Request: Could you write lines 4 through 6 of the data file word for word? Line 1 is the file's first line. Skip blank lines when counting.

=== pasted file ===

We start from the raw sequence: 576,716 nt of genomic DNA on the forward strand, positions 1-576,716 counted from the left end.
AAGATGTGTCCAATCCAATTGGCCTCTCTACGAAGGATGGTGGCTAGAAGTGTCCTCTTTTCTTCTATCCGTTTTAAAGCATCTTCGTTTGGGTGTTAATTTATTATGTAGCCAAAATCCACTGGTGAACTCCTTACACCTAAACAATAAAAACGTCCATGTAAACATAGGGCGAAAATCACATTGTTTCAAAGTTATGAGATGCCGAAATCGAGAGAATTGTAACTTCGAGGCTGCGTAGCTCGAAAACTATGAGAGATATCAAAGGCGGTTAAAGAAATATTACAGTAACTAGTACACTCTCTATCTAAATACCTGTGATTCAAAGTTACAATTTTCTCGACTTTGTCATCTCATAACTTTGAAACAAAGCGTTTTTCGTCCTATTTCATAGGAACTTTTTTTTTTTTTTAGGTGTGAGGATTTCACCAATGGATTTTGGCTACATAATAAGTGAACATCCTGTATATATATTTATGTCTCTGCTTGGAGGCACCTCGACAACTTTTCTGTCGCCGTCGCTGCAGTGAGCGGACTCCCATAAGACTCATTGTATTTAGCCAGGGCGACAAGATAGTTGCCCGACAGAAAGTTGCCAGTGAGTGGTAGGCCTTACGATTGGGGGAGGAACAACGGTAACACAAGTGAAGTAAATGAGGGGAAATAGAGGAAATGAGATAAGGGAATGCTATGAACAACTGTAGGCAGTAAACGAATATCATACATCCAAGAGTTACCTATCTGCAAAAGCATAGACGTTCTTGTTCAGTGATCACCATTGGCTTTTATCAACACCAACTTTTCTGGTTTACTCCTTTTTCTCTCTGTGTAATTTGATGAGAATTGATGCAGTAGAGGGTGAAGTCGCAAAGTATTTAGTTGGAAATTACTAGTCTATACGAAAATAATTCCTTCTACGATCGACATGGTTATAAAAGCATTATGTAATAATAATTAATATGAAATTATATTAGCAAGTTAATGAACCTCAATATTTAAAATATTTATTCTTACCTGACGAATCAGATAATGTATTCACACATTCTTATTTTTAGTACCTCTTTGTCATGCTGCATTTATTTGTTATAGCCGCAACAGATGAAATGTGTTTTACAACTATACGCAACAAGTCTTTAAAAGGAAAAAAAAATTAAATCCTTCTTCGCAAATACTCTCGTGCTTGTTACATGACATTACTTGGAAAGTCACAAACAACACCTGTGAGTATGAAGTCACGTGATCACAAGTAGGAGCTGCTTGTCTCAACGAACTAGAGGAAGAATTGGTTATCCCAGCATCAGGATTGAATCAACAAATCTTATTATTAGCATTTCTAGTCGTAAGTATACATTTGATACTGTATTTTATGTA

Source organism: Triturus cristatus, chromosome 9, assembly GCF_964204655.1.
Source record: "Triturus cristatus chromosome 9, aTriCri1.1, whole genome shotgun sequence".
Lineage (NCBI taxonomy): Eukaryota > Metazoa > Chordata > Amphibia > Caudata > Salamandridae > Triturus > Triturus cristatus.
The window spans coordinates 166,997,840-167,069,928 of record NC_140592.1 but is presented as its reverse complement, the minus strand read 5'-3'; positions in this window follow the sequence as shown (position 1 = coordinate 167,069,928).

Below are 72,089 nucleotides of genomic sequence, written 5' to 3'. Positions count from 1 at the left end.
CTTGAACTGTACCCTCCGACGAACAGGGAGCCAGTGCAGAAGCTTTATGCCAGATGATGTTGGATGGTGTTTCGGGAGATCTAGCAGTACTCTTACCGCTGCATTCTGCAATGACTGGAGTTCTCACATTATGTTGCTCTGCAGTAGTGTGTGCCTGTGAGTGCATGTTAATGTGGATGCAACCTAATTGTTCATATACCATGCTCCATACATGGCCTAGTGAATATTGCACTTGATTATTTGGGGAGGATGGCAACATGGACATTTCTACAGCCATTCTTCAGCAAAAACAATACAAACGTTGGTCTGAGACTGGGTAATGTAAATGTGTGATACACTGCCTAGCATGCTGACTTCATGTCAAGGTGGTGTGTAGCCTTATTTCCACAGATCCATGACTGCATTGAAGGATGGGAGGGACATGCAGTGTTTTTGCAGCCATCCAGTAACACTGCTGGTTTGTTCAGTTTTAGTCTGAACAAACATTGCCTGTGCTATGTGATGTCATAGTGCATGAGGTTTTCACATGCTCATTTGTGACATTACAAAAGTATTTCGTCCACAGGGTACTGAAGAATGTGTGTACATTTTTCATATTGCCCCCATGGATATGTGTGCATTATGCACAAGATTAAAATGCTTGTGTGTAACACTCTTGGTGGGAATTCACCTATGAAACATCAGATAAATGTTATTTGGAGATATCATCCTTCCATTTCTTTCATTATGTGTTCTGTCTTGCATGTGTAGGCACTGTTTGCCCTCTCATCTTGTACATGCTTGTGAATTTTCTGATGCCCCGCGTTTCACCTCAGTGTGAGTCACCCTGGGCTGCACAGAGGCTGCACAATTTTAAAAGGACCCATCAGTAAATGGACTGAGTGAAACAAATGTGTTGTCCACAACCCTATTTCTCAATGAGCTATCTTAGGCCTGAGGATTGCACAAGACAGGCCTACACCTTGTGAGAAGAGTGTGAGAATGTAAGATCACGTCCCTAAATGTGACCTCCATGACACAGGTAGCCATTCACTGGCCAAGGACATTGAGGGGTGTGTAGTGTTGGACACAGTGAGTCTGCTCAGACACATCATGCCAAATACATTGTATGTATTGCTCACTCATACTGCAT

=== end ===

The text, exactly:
Source record: "Triturus cristatus chromosome 9, aTriCri1.1, whole genome shotgun sequence".
Lineage (NCBI taxonomy): Eukaryota > Metazoa > Chordata > Amphibia > Caudata > Salamandridae > Triturus > Triturus cristatus.
The window spans coordinates 166,997,840-167,069,928 of record NC_140592.1 but is presented as its reverse complement, the minus strand read 5'-3'; positions in this window follow the sequence as shown (position 1 = coordinate 167,069,928).